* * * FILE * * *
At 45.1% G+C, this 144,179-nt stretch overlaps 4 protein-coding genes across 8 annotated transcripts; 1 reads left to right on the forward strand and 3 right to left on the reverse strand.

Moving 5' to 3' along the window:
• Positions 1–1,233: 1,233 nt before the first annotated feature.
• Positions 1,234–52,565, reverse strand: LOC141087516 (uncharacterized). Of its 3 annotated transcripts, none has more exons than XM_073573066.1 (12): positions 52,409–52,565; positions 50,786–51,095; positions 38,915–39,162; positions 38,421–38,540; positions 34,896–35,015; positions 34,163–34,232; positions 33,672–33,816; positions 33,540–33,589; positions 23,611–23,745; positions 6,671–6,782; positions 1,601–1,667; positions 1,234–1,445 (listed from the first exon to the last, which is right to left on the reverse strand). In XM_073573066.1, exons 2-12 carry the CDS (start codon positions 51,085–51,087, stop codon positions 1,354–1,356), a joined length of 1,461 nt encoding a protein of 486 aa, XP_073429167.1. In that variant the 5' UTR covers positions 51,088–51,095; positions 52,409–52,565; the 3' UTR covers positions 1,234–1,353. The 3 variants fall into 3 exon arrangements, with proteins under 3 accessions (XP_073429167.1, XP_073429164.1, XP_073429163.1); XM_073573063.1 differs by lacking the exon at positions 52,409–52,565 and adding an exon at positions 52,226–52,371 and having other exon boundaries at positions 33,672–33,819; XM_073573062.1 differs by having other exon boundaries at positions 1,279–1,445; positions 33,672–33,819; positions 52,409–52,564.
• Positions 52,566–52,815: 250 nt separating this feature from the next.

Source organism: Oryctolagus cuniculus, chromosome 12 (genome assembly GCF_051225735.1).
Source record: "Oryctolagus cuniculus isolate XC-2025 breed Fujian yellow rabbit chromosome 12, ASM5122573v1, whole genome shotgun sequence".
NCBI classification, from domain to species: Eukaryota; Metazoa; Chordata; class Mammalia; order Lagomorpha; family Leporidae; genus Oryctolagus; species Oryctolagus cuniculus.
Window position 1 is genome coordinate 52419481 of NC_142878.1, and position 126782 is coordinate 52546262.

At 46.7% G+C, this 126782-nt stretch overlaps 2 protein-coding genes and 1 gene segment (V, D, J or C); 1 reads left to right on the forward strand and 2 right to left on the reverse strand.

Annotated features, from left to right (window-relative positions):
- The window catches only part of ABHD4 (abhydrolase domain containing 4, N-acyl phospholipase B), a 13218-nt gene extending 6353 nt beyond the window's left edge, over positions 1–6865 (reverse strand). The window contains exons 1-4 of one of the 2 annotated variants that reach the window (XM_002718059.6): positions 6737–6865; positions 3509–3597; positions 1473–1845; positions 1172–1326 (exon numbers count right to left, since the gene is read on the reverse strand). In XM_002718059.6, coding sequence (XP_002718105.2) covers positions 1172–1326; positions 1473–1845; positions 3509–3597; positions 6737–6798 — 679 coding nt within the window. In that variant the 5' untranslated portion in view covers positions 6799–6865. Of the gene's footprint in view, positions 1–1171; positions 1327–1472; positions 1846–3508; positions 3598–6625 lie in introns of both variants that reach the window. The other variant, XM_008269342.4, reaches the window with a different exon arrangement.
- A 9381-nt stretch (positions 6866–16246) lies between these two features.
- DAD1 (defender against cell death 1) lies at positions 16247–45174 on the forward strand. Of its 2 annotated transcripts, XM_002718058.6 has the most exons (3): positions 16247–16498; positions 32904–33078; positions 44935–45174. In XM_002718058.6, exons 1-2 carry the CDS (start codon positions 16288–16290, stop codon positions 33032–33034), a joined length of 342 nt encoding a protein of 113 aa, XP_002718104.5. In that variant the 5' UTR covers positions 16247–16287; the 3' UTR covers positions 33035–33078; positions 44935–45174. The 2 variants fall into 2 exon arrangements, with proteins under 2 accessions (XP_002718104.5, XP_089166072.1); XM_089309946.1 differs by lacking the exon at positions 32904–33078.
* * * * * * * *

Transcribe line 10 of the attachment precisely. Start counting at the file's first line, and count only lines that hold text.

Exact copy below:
At 46.7% G+C, this 126782-nt stretch overlaps 2 protein-coding genes and 1 gene segment (V, D, J or C); 1 reads left to right on the forward strand and 2 right to left on the reverse strand.